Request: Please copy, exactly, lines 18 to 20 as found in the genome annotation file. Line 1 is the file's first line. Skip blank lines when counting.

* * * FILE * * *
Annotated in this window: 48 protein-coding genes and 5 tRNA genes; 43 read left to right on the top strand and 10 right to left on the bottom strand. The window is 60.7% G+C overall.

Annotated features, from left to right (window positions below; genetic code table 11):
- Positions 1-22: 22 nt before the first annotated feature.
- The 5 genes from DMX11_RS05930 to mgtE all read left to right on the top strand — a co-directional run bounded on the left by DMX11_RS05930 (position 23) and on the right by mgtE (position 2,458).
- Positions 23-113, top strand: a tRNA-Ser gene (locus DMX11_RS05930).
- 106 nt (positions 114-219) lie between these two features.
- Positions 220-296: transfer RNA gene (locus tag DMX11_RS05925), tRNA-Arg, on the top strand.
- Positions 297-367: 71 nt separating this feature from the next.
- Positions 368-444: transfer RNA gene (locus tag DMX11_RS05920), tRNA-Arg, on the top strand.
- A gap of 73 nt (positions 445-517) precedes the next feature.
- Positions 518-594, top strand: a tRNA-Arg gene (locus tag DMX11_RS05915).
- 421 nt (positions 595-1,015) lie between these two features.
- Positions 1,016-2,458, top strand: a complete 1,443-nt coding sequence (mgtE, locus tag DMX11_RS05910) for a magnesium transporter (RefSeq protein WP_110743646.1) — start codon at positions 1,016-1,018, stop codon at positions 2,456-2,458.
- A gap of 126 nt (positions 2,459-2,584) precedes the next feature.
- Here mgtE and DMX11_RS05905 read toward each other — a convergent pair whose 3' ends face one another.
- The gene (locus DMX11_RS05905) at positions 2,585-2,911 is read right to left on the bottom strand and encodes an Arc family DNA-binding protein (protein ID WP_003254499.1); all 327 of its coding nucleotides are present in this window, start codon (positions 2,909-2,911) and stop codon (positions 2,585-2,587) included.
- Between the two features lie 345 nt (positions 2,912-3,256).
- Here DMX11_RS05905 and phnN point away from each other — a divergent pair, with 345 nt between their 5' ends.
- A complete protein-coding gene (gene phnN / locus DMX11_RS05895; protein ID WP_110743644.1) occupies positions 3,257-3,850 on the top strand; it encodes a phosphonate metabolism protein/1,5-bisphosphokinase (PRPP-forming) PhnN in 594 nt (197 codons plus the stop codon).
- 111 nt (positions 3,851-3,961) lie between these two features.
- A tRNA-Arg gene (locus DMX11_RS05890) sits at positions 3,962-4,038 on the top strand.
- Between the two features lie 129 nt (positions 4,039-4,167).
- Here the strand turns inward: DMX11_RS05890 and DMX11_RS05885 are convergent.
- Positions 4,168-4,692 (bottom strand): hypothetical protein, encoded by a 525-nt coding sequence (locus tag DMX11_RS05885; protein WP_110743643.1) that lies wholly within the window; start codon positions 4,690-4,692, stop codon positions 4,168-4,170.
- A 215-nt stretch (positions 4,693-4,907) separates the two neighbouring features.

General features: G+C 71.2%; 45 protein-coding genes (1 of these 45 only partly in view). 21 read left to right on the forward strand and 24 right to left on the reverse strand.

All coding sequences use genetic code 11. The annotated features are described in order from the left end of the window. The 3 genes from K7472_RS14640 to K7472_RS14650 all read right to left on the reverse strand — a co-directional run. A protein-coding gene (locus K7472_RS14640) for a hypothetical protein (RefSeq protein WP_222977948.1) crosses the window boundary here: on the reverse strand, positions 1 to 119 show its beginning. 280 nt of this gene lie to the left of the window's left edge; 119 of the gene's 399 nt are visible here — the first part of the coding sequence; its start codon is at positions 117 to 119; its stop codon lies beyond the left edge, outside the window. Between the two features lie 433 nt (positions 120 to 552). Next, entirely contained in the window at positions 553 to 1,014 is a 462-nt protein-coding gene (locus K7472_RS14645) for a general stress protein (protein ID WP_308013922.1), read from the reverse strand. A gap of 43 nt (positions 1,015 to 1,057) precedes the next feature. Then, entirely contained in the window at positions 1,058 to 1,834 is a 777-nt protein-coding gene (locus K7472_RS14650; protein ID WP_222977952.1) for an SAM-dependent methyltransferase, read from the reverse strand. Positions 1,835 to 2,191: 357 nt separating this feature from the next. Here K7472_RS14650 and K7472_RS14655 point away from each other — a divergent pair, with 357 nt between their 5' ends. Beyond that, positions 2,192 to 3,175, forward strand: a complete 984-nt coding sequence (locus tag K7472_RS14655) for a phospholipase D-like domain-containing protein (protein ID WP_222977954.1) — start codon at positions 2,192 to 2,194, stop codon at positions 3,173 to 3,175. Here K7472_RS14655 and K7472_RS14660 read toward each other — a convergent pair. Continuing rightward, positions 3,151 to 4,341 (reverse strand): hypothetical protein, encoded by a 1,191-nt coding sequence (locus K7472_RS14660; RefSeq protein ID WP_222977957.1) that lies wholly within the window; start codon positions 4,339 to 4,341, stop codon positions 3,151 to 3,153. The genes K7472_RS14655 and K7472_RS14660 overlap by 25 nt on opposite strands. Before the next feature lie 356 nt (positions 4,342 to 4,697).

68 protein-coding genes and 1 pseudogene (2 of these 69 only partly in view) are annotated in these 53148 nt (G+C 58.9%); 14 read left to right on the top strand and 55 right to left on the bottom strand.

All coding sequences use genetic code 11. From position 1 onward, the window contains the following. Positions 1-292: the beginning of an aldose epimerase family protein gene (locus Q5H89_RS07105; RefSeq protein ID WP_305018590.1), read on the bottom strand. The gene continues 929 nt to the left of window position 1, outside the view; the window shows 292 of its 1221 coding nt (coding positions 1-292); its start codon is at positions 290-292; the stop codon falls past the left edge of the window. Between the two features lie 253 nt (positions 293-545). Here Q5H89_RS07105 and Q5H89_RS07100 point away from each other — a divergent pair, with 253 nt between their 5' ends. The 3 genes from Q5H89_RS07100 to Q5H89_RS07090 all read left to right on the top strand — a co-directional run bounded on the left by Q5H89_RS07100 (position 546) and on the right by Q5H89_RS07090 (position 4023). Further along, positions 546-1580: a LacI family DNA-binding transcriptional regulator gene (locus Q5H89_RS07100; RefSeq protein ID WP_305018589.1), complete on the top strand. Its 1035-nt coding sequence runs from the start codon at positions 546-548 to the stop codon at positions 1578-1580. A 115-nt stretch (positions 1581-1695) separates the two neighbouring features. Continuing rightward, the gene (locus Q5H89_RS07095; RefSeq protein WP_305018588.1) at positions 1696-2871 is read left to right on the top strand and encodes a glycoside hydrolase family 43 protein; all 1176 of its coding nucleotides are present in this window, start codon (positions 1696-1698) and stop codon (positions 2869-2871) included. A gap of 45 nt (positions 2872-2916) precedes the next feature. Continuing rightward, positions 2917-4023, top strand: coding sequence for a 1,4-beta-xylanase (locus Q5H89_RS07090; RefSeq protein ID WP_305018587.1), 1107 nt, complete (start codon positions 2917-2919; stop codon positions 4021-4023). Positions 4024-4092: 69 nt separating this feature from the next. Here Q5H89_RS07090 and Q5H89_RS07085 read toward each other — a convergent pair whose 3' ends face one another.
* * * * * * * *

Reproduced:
- Here DMX11_RS05905 and phnN point away from each other — a divergent pair, with 345 nt between their 5' ends.
- A complete protein-coding gene (gene phnN / locus DMX11_RS05895; protein ID WP_110743644.1) occupies positions 3,257-3,850 on the top strand; it encodes a phosphonate metabolism protein/1,5-bisphosphokinase (PRPP-forming) PhnN in 594 nt (197 codons plus the stop codon).
- 111 nt (positions 3,851-3,961) lie between these two features.